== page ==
Weather produced several headlines in 2012, but none more than the June 29th storm.
It was a Friday afternoon when the strong thunderstorm ripped across Logan County causing extensive damage.
There were hundreds of downed trees and several downed power lines throughout the county.
Staff Meteorologist Steve Horstmeyer said the damage was caused by straight line winds that reached 80 miles per hour in Bellefontaine.
Horstmeyer discusses what happened.
Horstmeyer speaks about storm damage.
Crews from the city and county spent much of the late afternoon and evening clearing the wreckage following the storm.
Bellefontaine Mayor Adam Brannon gives an update on Bellefontaine on the afternoon of June 29th.
The most notable damage happened at the Logan County Courthouse (pictured above). The south edge of the courthouse clock tower had a large white piece ripped off, which landed in the alley near 119 South Madriver Street. It was later discovered that the winds caused the tower to twist and shift approximately eight inches.
County Commissioner John Bayliss speaks about the damage to the court house directly following the storm.
(Pictured right: Alley next to 119 South Madriver Street that part of courthouse (pictured lower right in photo) landed in)
Commissioner Dustin Wickersham said that the courthouse tower will be repaired to appear exactly as it has since its construction in 1870, using as much reclamation materials from the existing structure as possible.
A barn was destroyed (pictured left) near Bloom Center at the intersection of County Road 21 and Township Road 80 during the storm.
The storm also knocked out power for multiple days. DP&L got the power back on to all costumers on July 5th. DP&L reported that diseased, dying, and dead trees were the cause for a significant amount of the power disruption following the storm.
(Pictured right: electrical fire in pine tree, 200 block North Hayes Street)
Winds reached 82 miles per hour near St. Marys. A large boat that was docked on the east shore of Grand Lake St. Marys was lifted and moved to a nearby street.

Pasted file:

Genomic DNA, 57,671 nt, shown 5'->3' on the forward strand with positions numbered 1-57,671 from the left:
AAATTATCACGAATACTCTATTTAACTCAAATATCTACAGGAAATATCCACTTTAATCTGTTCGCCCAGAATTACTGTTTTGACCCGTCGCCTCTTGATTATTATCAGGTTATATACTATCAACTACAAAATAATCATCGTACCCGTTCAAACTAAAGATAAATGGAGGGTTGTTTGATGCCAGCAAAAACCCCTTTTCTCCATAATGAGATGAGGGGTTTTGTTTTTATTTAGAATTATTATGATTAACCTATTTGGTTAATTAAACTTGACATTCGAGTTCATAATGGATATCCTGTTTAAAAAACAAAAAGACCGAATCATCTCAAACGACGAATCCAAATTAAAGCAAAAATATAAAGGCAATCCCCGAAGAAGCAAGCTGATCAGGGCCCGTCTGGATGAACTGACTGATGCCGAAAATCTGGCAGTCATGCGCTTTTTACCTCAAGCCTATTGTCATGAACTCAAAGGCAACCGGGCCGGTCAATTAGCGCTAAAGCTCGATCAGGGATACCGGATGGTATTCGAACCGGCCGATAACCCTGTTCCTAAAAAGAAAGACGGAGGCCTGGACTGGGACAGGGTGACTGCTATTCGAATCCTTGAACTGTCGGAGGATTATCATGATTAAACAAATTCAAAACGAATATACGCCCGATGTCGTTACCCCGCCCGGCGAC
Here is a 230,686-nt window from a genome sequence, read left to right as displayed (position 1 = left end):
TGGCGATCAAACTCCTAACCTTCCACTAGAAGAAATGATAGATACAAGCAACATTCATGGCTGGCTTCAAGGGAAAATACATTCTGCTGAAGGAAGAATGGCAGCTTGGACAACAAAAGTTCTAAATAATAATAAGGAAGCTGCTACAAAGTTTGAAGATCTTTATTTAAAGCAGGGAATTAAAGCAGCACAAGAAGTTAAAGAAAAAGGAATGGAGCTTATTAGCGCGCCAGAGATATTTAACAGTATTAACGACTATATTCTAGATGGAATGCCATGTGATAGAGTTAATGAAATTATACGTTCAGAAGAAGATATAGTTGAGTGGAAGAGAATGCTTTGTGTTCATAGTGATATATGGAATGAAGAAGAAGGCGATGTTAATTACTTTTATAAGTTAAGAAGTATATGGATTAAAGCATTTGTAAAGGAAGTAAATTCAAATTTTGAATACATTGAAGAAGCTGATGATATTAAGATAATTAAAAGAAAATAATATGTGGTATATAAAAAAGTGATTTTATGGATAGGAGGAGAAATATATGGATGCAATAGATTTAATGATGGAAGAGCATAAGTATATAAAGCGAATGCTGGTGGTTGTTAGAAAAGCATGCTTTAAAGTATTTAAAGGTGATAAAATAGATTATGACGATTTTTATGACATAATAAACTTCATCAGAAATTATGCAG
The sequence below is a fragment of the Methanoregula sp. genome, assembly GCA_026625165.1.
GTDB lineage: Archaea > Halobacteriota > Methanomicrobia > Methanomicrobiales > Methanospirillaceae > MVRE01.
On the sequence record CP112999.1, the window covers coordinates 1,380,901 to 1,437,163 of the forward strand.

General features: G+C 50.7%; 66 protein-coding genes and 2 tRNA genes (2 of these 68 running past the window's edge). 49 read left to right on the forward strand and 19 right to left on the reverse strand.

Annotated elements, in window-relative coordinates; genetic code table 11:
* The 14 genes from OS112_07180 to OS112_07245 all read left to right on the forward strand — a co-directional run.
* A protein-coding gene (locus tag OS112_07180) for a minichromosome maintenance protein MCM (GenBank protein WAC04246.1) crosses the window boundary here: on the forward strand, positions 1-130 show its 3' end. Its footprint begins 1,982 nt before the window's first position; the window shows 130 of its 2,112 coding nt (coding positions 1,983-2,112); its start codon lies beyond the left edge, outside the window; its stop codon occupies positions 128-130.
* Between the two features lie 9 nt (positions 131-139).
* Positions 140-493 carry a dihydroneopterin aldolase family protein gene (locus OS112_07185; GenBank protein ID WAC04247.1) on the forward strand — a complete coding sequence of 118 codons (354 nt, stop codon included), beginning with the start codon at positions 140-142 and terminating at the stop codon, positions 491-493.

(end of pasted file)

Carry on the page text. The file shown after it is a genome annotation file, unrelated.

There were no reports of storm-related injuries.
The summer months of 2012 were plagued with high temperatures and drought.
Governor John Kasich declared 85 of Ohio's 88 counties as natural disaster areas following the severe heat, rainfall shortages, and other weather-related disasters that struck large areas of the state over the spring and summer.
The U.S. Department of Agriculture granted the governor's request for a Secretarial disaster designation allowing eligible Ohio farmers access to drought-related federal assistance such as emergency low-interest loans for crop losses, relief payments for non-insurable losses, the temporary deferral of payments on federal loans and permission to cut hay for livestock from acreage otherwise set aside for conservation.
Logan, Champaign, Shelby, Hardin, and Union Counties were among the 85 counties designated as natural disaster areas.
In late October while Superstorm Sandy was hitting the east coast, Old Man Winter arrived early in Logan County.
The Bellefontaine area received about two inches of snow.
The combination of snow, ice, and wind caused every Logan County school to cancel classes on October 30th.
(Pictured left: Snowfall accumulation on October 30th at park along East Sandusky Avenue)
One final snow storm affected Logan County in late-December.
Staff meteorologist Steve Horstmeyer reported that the December 26th storm dumped 12 inches of snow in Logan County.
The storm caused Logan and Champaign Counties to be put under level two snow emergencies meaning roadways were extremely hazardous with blowing and drifting snow.
(Pictured right: Snowfall from December 26th storm outside WPKO/WBLL Station)